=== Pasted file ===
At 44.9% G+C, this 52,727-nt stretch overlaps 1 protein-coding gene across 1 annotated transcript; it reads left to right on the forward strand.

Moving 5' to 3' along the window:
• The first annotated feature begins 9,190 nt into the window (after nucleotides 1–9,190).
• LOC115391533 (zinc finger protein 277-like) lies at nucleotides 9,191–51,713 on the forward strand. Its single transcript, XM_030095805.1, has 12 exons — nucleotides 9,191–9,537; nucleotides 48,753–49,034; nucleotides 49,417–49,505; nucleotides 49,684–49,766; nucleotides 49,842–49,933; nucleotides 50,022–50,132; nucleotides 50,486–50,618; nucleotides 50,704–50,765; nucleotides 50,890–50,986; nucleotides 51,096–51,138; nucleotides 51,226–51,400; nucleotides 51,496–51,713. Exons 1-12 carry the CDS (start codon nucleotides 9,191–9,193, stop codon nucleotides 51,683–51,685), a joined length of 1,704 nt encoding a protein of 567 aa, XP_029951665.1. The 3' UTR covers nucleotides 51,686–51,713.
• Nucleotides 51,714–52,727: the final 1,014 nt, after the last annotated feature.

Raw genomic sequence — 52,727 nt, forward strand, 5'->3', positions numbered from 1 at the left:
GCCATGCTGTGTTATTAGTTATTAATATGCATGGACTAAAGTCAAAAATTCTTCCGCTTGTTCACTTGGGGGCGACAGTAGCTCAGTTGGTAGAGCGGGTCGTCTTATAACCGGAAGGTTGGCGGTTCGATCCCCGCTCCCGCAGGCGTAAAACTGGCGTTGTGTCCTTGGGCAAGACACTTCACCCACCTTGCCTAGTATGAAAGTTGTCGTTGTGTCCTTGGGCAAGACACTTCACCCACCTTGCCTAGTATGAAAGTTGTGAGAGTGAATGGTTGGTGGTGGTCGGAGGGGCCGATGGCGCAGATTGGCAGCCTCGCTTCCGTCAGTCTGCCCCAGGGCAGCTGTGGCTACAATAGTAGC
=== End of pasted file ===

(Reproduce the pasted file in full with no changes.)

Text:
At 44.9% G+C, this 52,727-nt stretch overlaps 1 protein-coding gene across 1 annotated transcript; it reads left to right on the forward strand.

Moving 5' to 3' along the window:
• The first annotated feature begins 9,190 nt into the window (after nucleotides 1–9,190).
• LOC115391533 (zinc finger protein 277-like) lies at nucleotides 9,191–51,713 on the forward strand. Its single transcript, XM_030095805.1, has 12 exons — nucleotides 9,191–9,537; nucleotides 48,753–49,034; nucleotides 49,417–49,505; nucleotides 49,684–49,766; nucleotides 49,842–49,933; nucleotides 50,022–50,132; nucleotides 50,486–50,618; nucleotides 50,704–50,765; nucleotides 50,890–50,986; nucleotides 51,096–51,138; nucleotides 51,226–51,400; nucleotides 51,496–51,713. Exons 1-12 carry the CDS (start codon nucleotides 9,191–9,193, stop codon nucleotides 51,683–51,685), a joined length of 1,704 nt encoding a protein of 567 aa, XP_029951665.1. The 3' UTR covers nucleotides 51,686–51,713.
• Nucleotides 51,714–52,727: the final 1,014 nt, after the last annotated feature.

Raw genomic sequence — 52,727 nt, forward strand, 5'->3', positions numbered from 1 at the left:
GCCATGCTGTGTTATTAGTTATTAATATGCATGGACTAAAGTCAAAAATTCTTCCGCTTGTTCACTTGGGGGCGACAGTAGCTCAGTTGGTAGAGCGGGTCGTCTTATAACCGGAAGGTTGGCGGTTCGATCCCCGCTCCCGCAGGCGTAAAACTGGCGTTGTGTCCTTGGGCAAGACACTTCACCCACCTTGCCTAGTATGAAAGTTGTCGTTGTGTCCTTGGGCAAGACACTTCACCCACCTTGCCTAGTATGAAAGTTGTGAGAGTGAATGGTTGGTGGTGGTCGGAGGGGCCGATGGCGCAGATTGGCAGCCTCGCTTCCGTCAGTCTGCCCCAGGGCAGCTGTGGCTACAATAGTAGC